FIG. 3 shows a sequence of steps for fabricating SiC MOS structure 50 shown in FIG. 1. The surface of a SiC substrate is first cleaned by the following standard procedure (step 100). The substrate is placed in a bath of three parts sulfuric acid and one part hydrogen peroxide for approximately five minutes. It is then rinsed with deionized water. Hydrofluoric acid is then used to remove native oxide from the substrate surface. Thereafter, the substrate is rinsed with deionized water, dried with N2, and placed directly into deposition chamber 3 of apparatus 2 for the pretreatment step.
In the pretreatment step, controller 28 turns on the power to microwave discharge 26 and opens valves 30a-30c for N2 O source 22 and He sources 12 and 14 (valve 30d for the SiH4 source is kept closed) so that the jet carries the ionized N2 O and He, but no Si species, to the SiC substrate (step 110).
After the pretreatment step, controller 28 opens valve 30d for SiH4 source 24 so that the jet carries reactive Si species in addition to ionized N2 O and He toward the substrate where species derived from the SiH4 and N2 O react with one another to form an oxide (SiO2) layer at the substrate surface (step 120).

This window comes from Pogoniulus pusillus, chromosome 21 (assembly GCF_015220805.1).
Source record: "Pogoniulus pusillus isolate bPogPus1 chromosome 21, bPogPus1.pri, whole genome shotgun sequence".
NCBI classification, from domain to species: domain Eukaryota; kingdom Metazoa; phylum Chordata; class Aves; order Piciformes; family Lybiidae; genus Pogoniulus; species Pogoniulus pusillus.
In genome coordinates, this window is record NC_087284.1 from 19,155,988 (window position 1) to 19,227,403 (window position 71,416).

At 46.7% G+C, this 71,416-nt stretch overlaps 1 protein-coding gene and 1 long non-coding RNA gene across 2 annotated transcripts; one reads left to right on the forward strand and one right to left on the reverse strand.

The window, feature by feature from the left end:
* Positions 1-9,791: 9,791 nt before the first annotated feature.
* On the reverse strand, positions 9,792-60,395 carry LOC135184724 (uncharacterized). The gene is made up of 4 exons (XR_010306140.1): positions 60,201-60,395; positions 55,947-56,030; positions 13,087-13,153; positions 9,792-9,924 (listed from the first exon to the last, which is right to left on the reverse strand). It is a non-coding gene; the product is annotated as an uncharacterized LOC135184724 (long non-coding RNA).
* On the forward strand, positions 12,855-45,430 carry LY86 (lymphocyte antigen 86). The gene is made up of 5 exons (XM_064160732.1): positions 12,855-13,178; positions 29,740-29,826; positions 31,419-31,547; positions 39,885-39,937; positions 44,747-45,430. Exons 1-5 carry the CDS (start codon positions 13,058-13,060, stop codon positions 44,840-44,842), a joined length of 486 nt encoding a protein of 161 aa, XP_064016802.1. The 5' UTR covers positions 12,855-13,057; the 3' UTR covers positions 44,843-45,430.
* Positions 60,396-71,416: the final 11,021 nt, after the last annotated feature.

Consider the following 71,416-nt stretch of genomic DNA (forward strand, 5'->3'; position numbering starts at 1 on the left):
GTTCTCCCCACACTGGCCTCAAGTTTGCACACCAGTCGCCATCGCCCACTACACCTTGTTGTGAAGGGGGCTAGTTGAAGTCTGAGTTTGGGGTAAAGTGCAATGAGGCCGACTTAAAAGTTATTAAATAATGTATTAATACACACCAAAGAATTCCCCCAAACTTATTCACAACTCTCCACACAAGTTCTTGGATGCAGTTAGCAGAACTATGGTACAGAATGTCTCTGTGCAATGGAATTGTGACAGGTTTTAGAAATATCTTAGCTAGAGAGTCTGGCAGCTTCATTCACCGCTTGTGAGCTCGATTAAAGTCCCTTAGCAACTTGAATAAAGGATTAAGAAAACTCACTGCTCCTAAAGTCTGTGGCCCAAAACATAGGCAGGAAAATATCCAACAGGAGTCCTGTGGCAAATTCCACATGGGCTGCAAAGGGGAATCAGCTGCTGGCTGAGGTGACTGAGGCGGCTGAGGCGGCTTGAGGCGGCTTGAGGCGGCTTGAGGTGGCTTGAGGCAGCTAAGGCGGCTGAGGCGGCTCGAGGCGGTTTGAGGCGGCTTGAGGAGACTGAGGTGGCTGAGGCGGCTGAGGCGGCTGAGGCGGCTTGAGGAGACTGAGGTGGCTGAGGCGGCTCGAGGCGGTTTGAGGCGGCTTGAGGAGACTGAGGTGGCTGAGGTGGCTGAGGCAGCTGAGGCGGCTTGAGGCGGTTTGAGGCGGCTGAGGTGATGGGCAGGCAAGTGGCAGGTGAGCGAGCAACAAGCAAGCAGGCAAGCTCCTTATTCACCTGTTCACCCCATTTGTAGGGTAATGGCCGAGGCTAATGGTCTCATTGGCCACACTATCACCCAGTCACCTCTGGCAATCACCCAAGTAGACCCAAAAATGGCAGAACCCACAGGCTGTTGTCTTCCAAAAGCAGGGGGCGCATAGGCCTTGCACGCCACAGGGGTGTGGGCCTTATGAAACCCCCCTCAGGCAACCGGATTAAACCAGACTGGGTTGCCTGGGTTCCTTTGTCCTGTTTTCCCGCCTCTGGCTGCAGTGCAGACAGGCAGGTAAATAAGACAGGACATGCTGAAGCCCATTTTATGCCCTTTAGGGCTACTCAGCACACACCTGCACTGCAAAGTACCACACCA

Following oxide deposition, the oxide layer is furnace annealed in a nitrogen (N2) ambient at 900° C. for 30 minutes followed by a water vapor anneal in a standard steam oxidation furnace at 950° C. for 30 minutes (step 130). No appreciable thermal oxidation occurs in SiC at these temperature. After the annealing step, standard photolithography and metalization techniques are used to form gate electrodes (step 140).
In our experiments, we fabricated SiC MOS structures using the method (shown in FIG. 3) and apparatus 2 (shown in FIG. 2) described above, except that we controlled the power to the microwave discharge 26 and the opening and closing of valves 30a-30d manually rather than using a controller 28.
The specific conditions for our experiments are described below. We used p-type 6H-SiC substrates obtained from Cree Research Inc. (Durham, N.C. 27713). The p-type SiC substrates are doped with boron and have a boron concentration of 3×106 cm-3 in a 3-micron epitaxial layer and 2×1018 cm-3 in the bulk. Flow rates from tubes 4 and 16 into deposition chamber 3 were measured in standard cubic centimeters per minute (sccm). When all gate valves 30a-30d in apparatus 2 were opened, the flow rate from the inner tube was 6 sccm SiH4 /256 sccm He and the flow rate from the outer tube was 333 sccm N2 O/1860 sccm He. The pressure in the deposition chamber was approximately 1.5 torr. In the pretreatment step (step 110), the substrate was exposed to the plasma generated in the outer tube (having an atmosphere containing N2 O and He) for 30 minutes at room temperature. In the deposition step (step 120), the substrate was exposed to the mixture of the plasma generated in the outer tube and the plasma generated in the inner tube (having an atmosphere containing a small amount of SiH4 in He) for 40 minutes at room temperature producing an oxide layer having a thickness of approximately 72 nm. These conditions are only illustrative and similar results can be obtained under a variety of process conditions.